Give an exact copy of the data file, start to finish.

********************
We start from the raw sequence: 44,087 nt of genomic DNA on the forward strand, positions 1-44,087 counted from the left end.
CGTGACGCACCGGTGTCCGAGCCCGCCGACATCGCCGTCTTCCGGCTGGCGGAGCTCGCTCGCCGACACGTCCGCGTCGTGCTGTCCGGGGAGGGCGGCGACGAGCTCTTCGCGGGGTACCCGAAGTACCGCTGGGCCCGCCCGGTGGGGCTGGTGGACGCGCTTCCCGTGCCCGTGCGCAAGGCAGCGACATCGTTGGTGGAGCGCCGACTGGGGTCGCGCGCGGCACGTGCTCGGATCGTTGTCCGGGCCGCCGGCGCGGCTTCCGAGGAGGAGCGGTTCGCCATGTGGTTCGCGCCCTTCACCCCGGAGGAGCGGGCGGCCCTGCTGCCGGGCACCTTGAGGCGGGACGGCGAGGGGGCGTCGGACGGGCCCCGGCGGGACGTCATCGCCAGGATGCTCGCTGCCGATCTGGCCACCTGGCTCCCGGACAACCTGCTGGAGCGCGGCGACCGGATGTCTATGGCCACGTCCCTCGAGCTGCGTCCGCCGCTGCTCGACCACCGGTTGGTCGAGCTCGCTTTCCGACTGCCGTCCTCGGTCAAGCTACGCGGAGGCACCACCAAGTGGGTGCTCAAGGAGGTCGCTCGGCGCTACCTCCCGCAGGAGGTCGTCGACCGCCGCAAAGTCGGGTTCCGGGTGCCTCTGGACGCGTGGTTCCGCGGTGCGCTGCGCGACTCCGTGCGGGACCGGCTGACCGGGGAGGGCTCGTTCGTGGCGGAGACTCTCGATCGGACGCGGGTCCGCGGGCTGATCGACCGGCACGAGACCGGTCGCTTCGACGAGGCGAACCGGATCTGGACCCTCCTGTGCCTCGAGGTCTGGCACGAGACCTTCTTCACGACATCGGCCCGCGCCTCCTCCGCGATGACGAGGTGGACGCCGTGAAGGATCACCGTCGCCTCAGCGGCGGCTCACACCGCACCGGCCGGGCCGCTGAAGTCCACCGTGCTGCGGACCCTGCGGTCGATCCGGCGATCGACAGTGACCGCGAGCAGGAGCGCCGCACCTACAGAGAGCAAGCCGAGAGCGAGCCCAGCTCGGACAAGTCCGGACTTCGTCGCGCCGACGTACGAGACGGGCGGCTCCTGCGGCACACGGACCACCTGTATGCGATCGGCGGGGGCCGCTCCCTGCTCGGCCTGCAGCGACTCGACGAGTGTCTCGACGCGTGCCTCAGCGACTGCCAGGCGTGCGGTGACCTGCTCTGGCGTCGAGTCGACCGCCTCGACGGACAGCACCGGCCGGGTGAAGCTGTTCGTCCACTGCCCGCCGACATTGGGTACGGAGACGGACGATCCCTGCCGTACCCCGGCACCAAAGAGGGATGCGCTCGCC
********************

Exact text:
We start from the raw sequence: 44,087 nt of genomic DNA on the forward strand, positions 1-44,087 counted from the left end.
CGTGACGCACCGGTGTCCGAGCCCGCCGACATCGCCGTCTTCCGGCTGGCGGAGCTCGCTCGCCGACACGTCCGCGTCGTGCTGTCCGGGGAGGGCGGCGACGAGCTCTTCGCGGGGTACCCGAAGTACCGCTGGGCCCGCCCGGTGGGGCTGGTGGACGCGCTTCCCGTGCCCGTGCGCAAGGCAGCGACATCGTTGGTGGAGCGCCGACTGGGGTCGCGCGCGGCACGTGCTCGGATCGTTGTCCGGGCCGCCGGCGCGGCTTCCGAGGAGGAGCGGTTCGCCATGTGGTTCGCGCCCTTCACCCCGGAGGAGCGGGCGGCCCTGCTGCCGGGCACCTTGAGGCGGGACGGCGAGGGGGCGTCGGACGGGCCCCGGCGGGACGTCATCGCCAGGATGCTCGCTGCCGATCTGGCCACCTGGCTCCCGGACAACCTGCTGGAGCGCGGCGACCGGATGTCTATGGCCACGTCCCTCGAGCTGCGTCCGCCGCTGCTCGACCACCGGTTGGTCGAGCTCGCTTTCCGACTGCCGTCCTCGGTCAAGCTACGCGGAGGCACCACCAAGTGGGTGCTCAAGGAGGTCGCTCGGCGCTACCTCCCGCAGGAGGTCGTCGACCGCCGCAAAGTCGGGTTCCGGGTGCCTCTGGACGCGTGGTTCCGCGGTGCGCTGCGCGACTCCGTGCGGGACCGGCTGACCGGGGAGGGCTCGTTCGTGGCGGAGACTCTCGATCGGACGCGGGTCCGCGGGCTGATCGACCGGCACGAGACCGGTCGCTTCGACGAGGCGAACCGGATCTGGACCCTCCTGTGCCTCGAGGTCTGGCACGAGACCTTCTTCACGACATCGGCCCGCGCCTCCTCCGCGATGACGAGGTGGACGCCGTGAAGGATCACCGTCGCCTCAGCGGCGGCTCACACCGCACCGGCCGGGCCGCTGAAGTCCACCGTGCTGCGGACCCTGCGGTCGATCCGGCGATCGACAGTGACCGCGAGCAGGAGCGCCGCACCTACAGAGAGCAAGCCGAGAGCGAGCCCAGCTCGGACAAGTCCGGACTTCGTCGCGCCGACGTACGAGACGGGCGGCTCCTGCGGCACACGGACCACCTGTATGCGATCGGCGGGGGCCGCTCCCTGCTCGGCCTGCAGCGACTCGACGAGTGTCTCGACGCGTGCCTCAGCGACTGCCAGGCGTGCGGTGACCTGCTCTGGCGTCGAGTCGACCGCCTCGACGGACAGCACCGGCCGGGTGAAGCTGTTCGTCCACTGCCCGCCGACATTGGGTACGGAGACGGACGATCCCTGCCGTACCCCGGCACCAAAGAGGGATGCGCTCGCC